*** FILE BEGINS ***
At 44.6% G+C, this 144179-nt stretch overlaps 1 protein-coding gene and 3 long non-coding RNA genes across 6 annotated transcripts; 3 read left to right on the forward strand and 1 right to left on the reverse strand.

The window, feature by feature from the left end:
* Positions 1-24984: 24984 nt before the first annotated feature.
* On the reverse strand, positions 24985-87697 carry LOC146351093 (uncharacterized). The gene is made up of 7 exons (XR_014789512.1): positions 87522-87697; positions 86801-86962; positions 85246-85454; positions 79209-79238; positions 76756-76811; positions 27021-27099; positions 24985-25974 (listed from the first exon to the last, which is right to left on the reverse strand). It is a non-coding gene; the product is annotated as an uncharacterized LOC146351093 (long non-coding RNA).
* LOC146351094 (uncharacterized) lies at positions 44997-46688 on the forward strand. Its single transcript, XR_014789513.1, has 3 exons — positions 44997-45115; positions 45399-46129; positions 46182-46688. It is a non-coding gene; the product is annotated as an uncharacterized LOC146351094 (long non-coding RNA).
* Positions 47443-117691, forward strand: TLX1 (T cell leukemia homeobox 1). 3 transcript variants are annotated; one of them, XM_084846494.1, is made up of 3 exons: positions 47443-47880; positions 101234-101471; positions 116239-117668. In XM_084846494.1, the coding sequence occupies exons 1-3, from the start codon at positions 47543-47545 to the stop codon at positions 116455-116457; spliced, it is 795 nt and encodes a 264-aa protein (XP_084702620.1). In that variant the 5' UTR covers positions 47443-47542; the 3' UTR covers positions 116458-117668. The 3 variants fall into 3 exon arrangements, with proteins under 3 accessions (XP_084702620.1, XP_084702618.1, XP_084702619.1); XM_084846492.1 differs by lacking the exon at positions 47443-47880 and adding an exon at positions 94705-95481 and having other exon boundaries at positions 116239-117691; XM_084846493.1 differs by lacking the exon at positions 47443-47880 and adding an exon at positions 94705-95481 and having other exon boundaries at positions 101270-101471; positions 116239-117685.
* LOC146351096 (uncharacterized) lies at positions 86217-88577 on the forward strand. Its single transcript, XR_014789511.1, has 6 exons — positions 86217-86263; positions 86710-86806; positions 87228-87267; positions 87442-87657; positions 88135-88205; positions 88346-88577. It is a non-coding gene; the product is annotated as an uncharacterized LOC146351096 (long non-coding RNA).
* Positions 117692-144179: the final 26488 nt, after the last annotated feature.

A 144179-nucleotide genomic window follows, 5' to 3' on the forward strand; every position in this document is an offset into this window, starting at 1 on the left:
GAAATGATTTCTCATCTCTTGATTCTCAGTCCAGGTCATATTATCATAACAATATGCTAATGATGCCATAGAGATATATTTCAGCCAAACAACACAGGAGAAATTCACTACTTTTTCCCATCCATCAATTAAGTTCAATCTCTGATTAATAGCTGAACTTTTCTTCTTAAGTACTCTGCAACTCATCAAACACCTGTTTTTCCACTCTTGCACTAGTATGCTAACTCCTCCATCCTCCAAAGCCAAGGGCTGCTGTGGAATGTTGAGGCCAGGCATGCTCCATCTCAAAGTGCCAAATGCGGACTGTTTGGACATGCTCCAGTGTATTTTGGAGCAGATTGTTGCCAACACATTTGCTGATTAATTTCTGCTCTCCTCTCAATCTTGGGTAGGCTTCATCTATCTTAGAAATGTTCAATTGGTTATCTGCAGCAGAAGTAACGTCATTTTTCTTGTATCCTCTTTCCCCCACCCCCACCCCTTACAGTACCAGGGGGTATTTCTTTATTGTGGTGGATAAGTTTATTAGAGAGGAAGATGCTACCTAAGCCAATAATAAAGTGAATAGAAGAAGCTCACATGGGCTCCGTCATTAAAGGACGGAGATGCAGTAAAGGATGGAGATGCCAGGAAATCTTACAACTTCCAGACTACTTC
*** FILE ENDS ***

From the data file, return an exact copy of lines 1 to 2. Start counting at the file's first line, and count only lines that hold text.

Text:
At 44.6% G+C, this 144179-nt stretch overlaps 1 protein-coding gene and 3 long non-coding RNA genes across 6 annotated transcripts; 3 read left to right on the forward strand and 1 right to left on the reverse strand.

The window, feature by feature from the left end: